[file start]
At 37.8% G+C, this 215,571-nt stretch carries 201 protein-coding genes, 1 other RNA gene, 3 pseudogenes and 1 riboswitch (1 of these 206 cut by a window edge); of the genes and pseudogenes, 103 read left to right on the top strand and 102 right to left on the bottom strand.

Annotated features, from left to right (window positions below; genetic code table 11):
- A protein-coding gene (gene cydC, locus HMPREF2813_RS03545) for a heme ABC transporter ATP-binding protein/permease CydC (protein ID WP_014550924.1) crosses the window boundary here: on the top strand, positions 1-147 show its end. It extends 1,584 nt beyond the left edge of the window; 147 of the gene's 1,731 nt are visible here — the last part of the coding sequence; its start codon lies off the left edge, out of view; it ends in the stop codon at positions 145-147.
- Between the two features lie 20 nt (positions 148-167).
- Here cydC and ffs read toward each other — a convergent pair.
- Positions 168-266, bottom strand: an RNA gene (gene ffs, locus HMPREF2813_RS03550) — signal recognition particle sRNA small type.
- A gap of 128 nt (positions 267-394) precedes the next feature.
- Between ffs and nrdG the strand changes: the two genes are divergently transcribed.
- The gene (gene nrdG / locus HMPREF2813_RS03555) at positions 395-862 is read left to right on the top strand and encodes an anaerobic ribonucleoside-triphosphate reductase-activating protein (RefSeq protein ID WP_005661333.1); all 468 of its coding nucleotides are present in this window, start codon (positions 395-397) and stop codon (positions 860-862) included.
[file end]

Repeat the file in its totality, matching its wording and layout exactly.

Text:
At 37.8% G+C, this 215,571-nt stretch carries 201 protein-coding genes, 1 other RNA gene, 3 pseudogenes and 1 riboswitch (1 of these 206 cut by a window edge); of the genes and pseudogenes, 103 read left to right on the top strand and 102 right to left on the bottom strand.

Annotated features, from left to right (window positions below; genetic code table 11):
- A protein-coding gene (gene cydC, locus HMPREF2813_RS03545) for a heme ABC transporter ATP-binding protein/permease CydC (protein ID WP_014550924.1) crosses the window boundary here: on the top strand, positions 1-147 show its end. It extends 1,584 nt beyond the left edge of the window; 147 of the gene's 1,731 nt are visible here — the last part of the coding sequence; its start codon lies off the left edge, out of view; it ends in the stop codon at positions 145-147.
- Between the two features lie 20 nt (positions 148-167).
- Here cydC and ffs read toward each other — a convergent pair.
- Positions 168-266, bottom strand: an RNA gene (gene ffs, locus HMPREF2813_RS03550) — signal recognition particle sRNA small type.
- A gap of 128 nt (positions 267-394) precedes the next feature.
- Between ffs and nrdG the strand changes: the two genes are divergently transcribed.
- The gene (gene nrdG / locus HMPREF2813_RS03555) at positions 395-862 is read left to right on the top strand and encodes an anaerobic ribonucleoside-triphosphate reductase-activating protein (RefSeq protein ID WP_005661333.1); all 468 of its coding nucleotides are present in this window, start codon (positions 395-397) and stop codon (positions 860-862) included.